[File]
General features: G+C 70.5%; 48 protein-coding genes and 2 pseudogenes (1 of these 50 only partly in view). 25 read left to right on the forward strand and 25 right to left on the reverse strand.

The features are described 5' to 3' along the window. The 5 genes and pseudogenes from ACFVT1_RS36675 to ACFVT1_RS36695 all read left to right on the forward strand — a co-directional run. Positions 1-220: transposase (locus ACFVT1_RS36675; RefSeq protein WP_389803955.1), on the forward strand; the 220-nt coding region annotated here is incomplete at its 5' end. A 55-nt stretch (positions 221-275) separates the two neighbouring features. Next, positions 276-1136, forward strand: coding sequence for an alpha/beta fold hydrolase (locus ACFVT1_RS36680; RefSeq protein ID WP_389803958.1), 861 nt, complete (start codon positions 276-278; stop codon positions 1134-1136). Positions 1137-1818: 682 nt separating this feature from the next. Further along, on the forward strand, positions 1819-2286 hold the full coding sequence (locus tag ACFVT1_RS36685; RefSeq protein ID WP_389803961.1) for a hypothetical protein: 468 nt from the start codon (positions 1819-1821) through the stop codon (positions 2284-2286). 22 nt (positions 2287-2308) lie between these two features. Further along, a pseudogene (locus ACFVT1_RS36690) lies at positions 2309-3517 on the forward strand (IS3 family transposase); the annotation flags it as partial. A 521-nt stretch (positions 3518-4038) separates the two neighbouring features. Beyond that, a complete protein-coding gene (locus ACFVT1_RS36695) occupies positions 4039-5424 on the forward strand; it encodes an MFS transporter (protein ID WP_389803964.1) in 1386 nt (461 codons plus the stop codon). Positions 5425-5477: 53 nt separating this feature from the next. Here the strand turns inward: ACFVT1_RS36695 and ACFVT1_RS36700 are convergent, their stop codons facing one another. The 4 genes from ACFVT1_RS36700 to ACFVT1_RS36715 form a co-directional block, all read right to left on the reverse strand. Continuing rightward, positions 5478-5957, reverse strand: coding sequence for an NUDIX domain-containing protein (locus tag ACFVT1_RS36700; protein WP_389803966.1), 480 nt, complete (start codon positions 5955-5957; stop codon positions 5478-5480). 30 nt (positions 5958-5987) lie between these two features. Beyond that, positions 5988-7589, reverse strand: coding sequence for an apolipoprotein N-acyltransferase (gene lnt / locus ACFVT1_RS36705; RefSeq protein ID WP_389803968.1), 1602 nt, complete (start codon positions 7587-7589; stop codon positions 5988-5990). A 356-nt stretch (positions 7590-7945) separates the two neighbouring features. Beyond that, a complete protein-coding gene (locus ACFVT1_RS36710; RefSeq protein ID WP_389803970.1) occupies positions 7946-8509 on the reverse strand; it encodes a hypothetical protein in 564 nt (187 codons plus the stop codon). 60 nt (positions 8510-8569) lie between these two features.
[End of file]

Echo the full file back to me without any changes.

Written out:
General features: G+C 70.5%; 48 protein-coding genes and 2 pseudogenes (1 of these 50 only partly in view). 25 read left to right on the forward strand and 25 right to left on the reverse strand.

The features are described 5' to 3' along the window. The 5 genes and pseudogenes from ACFVT1_RS36675 to ACFVT1_RS36695 all read left to right on the forward strand — a co-directional run. Positions 1-220: transposase (locus ACFVT1_RS36675; RefSeq protein WP_389803955.1), on the forward strand; the 220-nt coding region annotated here is incomplete at its 5' end. A 55-nt stretch (positions 221-275) separates the two neighbouring features. Next, positions 276-1136, forward strand: coding sequence for an alpha/beta fold hydrolase (locus ACFVT1_RS36680; RefSeq protein ID WP_389803958.1), 861 nt, complete (start codon positions 276-278; stop codon positions 1134-1136). Positions 1137-1818: 682 nt separating this feature from the next. Further along, on the forward strand, positions 1819-2286 hold the full coding sequence (locus tag ACFVT1_RS36685; RefSeq protein ID WP_389803961.1) for a hypothetical protein: 468 nt from the start codon (positions 1819-1821) through the stop codon (positions 2284-2286). 22 nt (positions 2287-2308) lie between these two features. Further along, a pseudogene (locus ACFVT1_RS36690) lies at positions 2309-3517 on the forward strand (IS3 family transposase); the annotation flags it as partial. A 521-nt stretch (positions 3518-4038) separates the two neighbouring features. Beyond that, a complete protein-coding gene (locus ACFVT1_RS36695) occupies positions 4039-5424 on the forward strand; it encodes an MFS transporter (protein ID WP_389803964.1) in 1386 nt (461 codons plus the stop codon). Positions 5425-5477: 53 nt separating this feature from the next. Here the strand turns inward: ACFVT1_RS36695 and ACFVT1_RS36700 are convergent, their stop codons facing one another. The 4 genes from ACFVT1_RS36700 to ACFVT1_RS36715 form a co-directional block, all read right to left on the reverse strand. Continuing rightward, positions 5478-5957, reverse strand: coding sequence for an NUDIX domain-containing protein (locus tag ACFVT1_RS36700; protein WP_389803966.1), 480 nt, complete (start codon positions 5955-5957; stop codon positions 5478-5480). 30 nt (positions 5958-5987) lie between these two features. Beyond that, positions 5988-7589, reverse strand: coding sequence for an apolipoprotein N-acyltransferase (gene lnt / locus ACFVT1_RS36705; RefSeq protein ID WP_389803968.1), 1602 nt, complete (start codon positions 7587-7589; stop codon positions 5988-5990). A 356-nt stretch (positions 7590-7945) separates the two neighbouring features. Beyond that, a complete protein-coding gene (locus ACFVT1_RS36710; RefSeq protein ID WP_389803970.1) occupies positions 7946-8509 on the reverse strand; it encodes a hypothetical protein in 564 nt (187 codons plus the stop codon). 60 nt (positions 8510-8569) lie between these two features.